Stefan is notorious for adding novelty to, what some might argue, limited substance – so hearing these kind of statements makes it difficult to do anything but disconnect.

Good idea person — bad MO.

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Typographica Issue Nº 7

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I have recently started working with The Lubalin Center – on reissues (newsprints for now, with posters being planned) – the space is free and open to the public (just get in touch here) – but I definitely find myself here more often, and exposed to mind–blowing pieces of design, gems that no amount of online trolling will be able to expose me to. I will do my best to share some of those here.

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Typographica 7 — was edited by Herbert Spencer and published by Lund Humphries.

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The issue was published earlier than anticipated to coincide with the ‘Typography in Britain today’ exhibition which was held at Lund Humphries’ Bedford Square.

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Those piece of design are hard to find – I could only locate issue 9 of Typographica on eBay , and a bonus little feature on Grain Edit

Lund is a great publisher and I highly recommend getting a copy of Swann, C. (1969) - Techniques Of Typography.

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Design Is Not a Commodity

I was surprised to see a new article by Bradford – an experienced entrepreneur, and a designer by training: You’re a designer. Not the CEO.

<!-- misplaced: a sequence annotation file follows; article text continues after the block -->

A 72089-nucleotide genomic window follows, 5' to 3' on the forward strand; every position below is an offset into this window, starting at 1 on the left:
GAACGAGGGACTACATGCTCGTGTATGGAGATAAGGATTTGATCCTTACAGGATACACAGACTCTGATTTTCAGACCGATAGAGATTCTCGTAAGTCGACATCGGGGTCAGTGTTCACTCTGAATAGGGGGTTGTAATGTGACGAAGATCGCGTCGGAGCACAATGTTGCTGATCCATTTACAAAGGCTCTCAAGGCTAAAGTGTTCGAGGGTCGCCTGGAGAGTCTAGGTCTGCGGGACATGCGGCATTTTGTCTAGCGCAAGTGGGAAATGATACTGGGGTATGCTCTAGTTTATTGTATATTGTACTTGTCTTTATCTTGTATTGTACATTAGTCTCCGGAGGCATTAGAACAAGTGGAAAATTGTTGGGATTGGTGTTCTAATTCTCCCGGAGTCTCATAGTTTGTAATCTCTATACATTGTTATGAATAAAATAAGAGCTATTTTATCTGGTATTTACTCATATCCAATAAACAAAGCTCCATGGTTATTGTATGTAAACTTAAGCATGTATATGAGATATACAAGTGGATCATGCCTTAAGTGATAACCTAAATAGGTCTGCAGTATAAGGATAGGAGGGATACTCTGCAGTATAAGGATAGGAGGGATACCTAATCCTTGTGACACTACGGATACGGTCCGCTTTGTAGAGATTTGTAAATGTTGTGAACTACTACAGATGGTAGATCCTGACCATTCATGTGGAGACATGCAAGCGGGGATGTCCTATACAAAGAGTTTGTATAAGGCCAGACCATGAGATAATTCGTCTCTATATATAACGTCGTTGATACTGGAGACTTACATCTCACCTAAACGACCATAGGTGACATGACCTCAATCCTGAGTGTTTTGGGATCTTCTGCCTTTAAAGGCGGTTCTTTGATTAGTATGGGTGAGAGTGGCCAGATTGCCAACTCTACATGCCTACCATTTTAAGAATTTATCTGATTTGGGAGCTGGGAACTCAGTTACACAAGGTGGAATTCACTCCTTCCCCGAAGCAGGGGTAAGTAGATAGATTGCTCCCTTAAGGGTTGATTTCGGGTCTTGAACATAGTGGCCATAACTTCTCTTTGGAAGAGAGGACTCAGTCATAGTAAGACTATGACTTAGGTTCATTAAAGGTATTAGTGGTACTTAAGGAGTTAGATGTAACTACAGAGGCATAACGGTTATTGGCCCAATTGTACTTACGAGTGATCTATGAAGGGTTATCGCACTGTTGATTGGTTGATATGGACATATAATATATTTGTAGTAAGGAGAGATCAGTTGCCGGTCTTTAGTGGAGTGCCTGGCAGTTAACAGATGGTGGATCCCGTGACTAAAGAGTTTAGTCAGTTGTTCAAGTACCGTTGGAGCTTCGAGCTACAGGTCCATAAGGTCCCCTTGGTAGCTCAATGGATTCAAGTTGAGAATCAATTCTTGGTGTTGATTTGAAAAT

There were some good points there but overall the piece felt rushed and irresponsible.

“…All humans understand design …It’s art. Art is for everyone. Design, too…”

A statement I agree with wholeheartedly, design is not reserved for designers. It’s a humanistic skill and way of thinking that is part of just about every profession.

“Trust. Trust is a designer’s best friend. And you earn it. You don’t just get it.“

Again –  incredibly true.

However, some of the other points go against a lot of the same humanistic values that Bradford mentioned.

If design is for everything – then it is not a thing / discipline, but rather a set of values, a vector for solving problems, which just doesn’t compute with:

“…You’re support staff just like the

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“Graphic Design”

Mills Baker published a great post on Quora analyzing a few products by supposedly design–led companies.

Despite being somewhat harsh (mainly due to calling out names) I do agree with the closing statement which articulates a lot of what could, and should change in the balance between visual, UX and product.

In order to avoid losing its place atop organizations, design must deliver results. Designers must also accept that if they don’t, they’re not actually designing well; in technology, at least, the subjective artistry of design is mirrored by the objective finality of use data. A “great” design which produces bad outcomes —low engagement, little utility, few downloads, indifference on the part of the target market— should be regarded as a failure.

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How to avoid type orphan using Javascript

Thanks Jon–Kyle Mohr for sharing some JS wisdom.

Conversation on Twitter